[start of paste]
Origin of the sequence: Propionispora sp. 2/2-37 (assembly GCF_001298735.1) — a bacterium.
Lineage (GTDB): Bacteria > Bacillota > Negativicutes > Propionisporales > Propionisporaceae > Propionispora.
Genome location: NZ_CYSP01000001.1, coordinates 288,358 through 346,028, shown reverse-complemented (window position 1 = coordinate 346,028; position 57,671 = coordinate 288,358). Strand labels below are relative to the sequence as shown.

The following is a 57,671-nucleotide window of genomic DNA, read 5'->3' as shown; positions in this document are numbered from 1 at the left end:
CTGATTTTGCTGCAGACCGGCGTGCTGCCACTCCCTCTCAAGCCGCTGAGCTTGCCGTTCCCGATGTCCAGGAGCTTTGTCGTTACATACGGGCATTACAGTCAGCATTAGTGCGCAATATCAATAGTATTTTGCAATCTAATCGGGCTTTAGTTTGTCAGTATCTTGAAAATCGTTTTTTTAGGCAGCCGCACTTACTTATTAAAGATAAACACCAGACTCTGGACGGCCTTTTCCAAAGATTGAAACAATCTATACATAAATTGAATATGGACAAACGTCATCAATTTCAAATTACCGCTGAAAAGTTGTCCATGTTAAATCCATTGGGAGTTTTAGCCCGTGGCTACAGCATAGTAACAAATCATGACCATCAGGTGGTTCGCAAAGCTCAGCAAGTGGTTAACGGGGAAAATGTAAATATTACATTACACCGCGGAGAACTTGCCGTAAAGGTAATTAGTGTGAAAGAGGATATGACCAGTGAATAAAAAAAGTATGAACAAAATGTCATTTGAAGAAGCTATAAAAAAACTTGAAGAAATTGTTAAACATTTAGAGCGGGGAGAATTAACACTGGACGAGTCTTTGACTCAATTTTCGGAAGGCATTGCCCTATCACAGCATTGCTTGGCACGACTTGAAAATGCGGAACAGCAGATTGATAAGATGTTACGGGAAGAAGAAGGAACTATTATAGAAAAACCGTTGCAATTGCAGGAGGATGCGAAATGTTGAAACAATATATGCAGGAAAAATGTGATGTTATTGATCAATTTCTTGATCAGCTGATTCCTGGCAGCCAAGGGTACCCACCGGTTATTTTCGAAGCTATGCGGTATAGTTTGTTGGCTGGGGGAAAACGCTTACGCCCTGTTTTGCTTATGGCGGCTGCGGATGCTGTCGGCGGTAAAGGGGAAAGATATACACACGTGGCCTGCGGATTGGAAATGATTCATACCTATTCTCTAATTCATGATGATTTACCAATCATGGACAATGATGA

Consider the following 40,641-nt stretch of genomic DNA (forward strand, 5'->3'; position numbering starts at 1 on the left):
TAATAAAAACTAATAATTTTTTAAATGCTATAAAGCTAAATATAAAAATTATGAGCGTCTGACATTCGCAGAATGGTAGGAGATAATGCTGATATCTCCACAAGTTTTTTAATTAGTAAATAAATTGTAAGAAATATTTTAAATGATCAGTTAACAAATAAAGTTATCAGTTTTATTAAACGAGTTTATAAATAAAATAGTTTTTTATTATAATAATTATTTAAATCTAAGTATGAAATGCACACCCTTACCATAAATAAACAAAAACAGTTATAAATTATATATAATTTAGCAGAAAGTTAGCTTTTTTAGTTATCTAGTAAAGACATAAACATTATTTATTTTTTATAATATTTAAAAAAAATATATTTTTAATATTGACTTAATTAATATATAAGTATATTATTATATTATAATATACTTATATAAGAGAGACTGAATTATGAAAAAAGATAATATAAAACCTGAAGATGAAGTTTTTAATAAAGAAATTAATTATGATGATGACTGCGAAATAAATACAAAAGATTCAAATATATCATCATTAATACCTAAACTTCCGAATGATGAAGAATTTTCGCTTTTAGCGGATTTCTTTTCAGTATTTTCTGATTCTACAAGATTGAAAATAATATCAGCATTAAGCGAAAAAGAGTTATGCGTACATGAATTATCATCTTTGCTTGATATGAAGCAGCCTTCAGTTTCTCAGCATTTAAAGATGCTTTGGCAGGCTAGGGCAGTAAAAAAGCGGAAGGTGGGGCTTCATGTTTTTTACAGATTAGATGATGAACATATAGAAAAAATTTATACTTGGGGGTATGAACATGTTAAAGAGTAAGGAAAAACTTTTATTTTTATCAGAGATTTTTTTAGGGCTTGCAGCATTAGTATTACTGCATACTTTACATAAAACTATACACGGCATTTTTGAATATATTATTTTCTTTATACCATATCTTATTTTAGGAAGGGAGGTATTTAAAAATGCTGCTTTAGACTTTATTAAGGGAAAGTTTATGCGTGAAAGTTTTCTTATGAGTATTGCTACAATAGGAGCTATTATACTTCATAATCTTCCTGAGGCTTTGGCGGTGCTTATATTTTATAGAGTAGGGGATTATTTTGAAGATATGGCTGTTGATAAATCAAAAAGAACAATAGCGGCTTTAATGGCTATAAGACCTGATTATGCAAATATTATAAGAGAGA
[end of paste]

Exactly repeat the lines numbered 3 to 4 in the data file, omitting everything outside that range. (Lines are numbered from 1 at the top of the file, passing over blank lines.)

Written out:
Genome location: NZ_CYSP01000001.1, coordinates 288,358 through 346,028, shown reverse-complemented (window position 1 = coordinate 346,028; position 57,671 = coordinate 288,358). Strand labels below are relative to the sequence as shown.

The following is a 57,671-nucleotide window of genomic DNA, read 5'->3' as shown; positions in this document are numbered from 1 at the left end: